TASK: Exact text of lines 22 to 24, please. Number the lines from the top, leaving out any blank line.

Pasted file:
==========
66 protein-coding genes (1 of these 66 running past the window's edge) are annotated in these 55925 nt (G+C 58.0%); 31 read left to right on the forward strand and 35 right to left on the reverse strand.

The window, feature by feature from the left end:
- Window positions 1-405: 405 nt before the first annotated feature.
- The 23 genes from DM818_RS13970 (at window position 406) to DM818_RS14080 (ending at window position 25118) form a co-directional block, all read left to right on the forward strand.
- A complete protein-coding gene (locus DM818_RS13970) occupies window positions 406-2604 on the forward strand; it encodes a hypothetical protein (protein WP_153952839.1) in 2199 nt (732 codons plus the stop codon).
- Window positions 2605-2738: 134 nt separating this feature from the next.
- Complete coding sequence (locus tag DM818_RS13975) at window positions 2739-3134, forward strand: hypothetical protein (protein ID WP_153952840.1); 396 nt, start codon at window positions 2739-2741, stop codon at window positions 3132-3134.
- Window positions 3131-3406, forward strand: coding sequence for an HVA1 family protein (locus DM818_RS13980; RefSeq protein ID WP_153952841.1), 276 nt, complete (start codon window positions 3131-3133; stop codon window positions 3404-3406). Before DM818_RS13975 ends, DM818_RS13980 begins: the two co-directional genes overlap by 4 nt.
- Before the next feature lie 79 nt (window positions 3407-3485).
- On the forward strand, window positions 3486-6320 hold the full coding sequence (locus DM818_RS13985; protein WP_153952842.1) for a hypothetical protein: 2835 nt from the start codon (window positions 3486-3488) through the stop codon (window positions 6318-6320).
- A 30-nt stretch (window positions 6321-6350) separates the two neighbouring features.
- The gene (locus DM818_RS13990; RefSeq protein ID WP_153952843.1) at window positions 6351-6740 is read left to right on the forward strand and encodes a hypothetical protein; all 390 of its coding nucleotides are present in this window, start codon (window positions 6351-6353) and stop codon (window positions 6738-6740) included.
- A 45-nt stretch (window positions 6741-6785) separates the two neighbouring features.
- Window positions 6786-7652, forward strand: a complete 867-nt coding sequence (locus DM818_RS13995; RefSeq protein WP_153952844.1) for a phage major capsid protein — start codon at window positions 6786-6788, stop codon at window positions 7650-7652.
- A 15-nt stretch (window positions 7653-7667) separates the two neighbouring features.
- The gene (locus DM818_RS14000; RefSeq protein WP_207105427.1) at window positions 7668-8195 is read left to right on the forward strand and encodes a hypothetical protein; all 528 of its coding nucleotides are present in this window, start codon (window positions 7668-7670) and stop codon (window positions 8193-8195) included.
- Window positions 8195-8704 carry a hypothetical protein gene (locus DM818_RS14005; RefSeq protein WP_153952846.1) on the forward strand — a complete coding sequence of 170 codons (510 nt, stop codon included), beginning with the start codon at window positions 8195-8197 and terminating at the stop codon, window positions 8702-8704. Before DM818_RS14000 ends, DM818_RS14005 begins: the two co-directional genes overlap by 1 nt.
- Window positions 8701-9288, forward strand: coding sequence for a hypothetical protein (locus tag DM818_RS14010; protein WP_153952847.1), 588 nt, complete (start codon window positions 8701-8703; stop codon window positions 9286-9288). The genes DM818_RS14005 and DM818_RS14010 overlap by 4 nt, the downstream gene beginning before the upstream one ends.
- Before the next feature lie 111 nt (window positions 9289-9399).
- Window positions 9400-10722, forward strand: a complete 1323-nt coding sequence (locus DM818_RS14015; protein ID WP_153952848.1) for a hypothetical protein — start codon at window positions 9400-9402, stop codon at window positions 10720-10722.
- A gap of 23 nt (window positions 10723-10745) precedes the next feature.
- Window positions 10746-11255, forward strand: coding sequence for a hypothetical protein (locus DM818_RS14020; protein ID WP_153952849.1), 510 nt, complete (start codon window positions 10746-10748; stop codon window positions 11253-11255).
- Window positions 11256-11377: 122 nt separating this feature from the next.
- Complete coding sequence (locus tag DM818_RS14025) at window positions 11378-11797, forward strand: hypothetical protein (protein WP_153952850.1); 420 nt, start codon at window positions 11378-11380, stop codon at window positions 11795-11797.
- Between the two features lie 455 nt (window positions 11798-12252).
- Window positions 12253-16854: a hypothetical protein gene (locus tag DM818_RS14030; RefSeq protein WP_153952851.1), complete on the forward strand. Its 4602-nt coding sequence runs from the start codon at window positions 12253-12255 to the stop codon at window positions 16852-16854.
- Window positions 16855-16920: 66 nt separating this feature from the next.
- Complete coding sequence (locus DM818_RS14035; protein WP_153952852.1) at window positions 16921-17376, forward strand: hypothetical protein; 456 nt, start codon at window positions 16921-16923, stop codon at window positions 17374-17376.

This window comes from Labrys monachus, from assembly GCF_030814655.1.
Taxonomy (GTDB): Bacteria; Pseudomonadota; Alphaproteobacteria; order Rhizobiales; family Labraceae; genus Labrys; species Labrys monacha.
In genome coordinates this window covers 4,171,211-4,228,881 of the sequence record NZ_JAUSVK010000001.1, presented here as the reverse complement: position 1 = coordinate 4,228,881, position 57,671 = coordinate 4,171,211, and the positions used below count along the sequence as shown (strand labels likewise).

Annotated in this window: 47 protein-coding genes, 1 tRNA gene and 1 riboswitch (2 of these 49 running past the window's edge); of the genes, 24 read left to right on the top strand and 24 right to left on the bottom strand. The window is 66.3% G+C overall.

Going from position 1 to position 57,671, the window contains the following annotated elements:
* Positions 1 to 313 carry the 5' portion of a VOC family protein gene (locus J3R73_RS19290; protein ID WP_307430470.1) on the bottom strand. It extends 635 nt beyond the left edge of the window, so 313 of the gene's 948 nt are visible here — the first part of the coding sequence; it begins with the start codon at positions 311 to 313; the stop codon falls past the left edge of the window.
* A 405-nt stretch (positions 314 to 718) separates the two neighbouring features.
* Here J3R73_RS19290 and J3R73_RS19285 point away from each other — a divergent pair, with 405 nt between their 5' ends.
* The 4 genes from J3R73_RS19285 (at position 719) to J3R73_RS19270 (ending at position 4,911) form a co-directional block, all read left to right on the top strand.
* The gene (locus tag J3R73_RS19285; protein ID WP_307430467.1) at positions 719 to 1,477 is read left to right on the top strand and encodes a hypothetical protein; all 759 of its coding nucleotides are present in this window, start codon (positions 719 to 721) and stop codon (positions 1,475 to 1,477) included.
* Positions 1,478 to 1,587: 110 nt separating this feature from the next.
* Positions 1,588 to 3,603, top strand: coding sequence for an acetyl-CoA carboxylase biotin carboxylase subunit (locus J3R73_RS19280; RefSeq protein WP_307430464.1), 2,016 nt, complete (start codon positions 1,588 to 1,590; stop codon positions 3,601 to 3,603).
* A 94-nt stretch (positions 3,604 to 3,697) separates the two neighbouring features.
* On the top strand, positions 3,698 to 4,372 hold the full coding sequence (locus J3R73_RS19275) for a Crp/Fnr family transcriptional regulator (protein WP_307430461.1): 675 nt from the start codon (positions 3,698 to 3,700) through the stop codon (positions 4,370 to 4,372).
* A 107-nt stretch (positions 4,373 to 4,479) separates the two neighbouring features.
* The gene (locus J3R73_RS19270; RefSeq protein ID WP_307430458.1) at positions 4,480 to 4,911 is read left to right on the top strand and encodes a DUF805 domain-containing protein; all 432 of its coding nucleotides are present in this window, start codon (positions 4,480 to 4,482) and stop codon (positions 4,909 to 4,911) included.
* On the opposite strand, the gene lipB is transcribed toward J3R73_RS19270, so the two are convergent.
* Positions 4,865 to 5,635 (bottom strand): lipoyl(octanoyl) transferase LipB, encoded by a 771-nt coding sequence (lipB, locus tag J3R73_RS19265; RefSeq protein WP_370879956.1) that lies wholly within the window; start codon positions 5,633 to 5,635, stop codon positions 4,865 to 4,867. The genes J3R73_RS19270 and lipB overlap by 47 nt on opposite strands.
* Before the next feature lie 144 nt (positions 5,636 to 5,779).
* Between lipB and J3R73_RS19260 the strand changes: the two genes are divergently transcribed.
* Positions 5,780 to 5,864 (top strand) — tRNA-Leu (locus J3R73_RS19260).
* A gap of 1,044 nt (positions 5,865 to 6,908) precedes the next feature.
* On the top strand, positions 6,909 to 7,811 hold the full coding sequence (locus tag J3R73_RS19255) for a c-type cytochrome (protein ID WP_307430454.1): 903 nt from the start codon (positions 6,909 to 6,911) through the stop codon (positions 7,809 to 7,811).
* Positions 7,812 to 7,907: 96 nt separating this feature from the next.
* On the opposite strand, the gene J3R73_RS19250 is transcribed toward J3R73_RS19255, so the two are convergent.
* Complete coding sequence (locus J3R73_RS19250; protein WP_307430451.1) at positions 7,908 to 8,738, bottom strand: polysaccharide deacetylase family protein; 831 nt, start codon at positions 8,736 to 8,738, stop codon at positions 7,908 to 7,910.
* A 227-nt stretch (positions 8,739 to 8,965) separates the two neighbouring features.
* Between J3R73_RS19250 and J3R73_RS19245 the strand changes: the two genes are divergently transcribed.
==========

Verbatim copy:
- Window positions 10746-11255, forward strand: coding sequence for a hypothetical protein (locus DM818_RS14020; protein ID WP_153952849.1), 510 nt, complete (start codon window positions 10746-10748; stop codon window positions 11253-11255).
- Window positions 11256-11377: 122 nt separating this feature from the next.
- Complete coding sequence (locus tag DM818_RS14025) at window positions 11378-11797, forward strand: hypothetical protein (protein WP_153952850.1); 420 nt, start codon at window positions 11378-11380, stop codon at window positions 11795-11797.